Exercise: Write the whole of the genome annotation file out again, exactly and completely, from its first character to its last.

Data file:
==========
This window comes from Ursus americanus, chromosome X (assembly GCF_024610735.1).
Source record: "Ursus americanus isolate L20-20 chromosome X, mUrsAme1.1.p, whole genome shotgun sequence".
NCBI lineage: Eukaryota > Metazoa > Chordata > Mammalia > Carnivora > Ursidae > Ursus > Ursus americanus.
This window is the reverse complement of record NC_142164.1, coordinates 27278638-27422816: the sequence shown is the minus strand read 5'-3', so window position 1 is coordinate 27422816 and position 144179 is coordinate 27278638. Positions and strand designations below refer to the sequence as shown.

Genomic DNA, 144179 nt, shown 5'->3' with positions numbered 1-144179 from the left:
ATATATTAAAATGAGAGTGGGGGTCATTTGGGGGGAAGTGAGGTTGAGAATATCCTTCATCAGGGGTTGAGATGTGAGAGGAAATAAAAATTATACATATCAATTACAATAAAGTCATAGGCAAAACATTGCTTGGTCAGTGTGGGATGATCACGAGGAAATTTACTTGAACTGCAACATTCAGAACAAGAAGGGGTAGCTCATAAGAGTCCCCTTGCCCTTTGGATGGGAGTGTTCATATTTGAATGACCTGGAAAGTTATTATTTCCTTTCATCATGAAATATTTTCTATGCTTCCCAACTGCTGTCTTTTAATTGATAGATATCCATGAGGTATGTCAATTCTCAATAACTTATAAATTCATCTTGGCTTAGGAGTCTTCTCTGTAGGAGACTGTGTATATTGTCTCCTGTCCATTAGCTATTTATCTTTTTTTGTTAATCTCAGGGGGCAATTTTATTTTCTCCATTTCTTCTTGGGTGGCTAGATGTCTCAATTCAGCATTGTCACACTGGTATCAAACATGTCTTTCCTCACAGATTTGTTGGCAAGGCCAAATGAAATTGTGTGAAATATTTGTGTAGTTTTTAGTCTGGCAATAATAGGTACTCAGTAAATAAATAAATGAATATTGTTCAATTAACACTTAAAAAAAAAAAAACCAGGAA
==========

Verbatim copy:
This window comes from Ursus americanus, chromosome X (assembly GCF_024610735.1).
Source record: "Ursus americanus isolate L20-20 chromosome X, mUrsAme1.1.p, whole genome shotgun sequence".
NCBI lineage: Eukaryota > Metazoa > Chordata > Mammalia > Carnivora > Ursidae > Ursus > Ursus americanus.
This window is the reverse complement of record NC_142164.1, coordinates 27278638-27422816: the sequence shown is the minus strand read 5'-3', so window position 1 is coordinate 27422816 and position 144179 is coordinate 27278638. Positions and strand designations below refer to the sequence as shown.

Genomic DNA, 144179 nt, shown 5'->3' with positions numbered 1-144179 from the left:
ATATATTAAAATGAGAGTGGGGGTCATTTGGGGGGAAGTGAGGTTGAGAATATCCTTCATCAGGGGTTGAGATGTGAGAGGAAATAAAAATTATACATATCAATTACAATAAAGTCATAGGCAAAACATTGCTTGGTCAGTGTGGGATGATCACGAGGAAATTTACTTGAACTGCAACATTCAGAACAAGAAGGGGTAGCTCATAAGAGTCCCCTTGCCCTTTGGATGGGAGTGTTCATATTTGAATGACCTGGAAAGTTATTATTTCCTTTCATCATGAAATATTTTCTATGCTTCCCAACTGCTGTCTTTTAATTGATAGATATCCATGAGGTATGTCAATTCTCAATAACTTATAAATTCATCTTGGCTTAGGAGTCTTCTCTGTAGGAGACTGTGTATATTGTCTCCTGTCCATTAGCTATTTATCTTTTTTTGTTAATCTCAGGGGGCAATTTTATTTTCTCCATTTCTTCTTGGGTGGCTAGATGTCTCAATTCAGCATTGTCACACTGGTATCAAACATGTCTTTCCTCACAGATTTGTTGGCAAGGCCAAATGAAATTGTGTGAAATATTTGTGTAGTTTTTAGTCTGGCAATAATAGGTACTCAGTAAATAAATAAATGAATATTGTTCAATTAACACTTAAAAAAAAAAAAACCAGGAA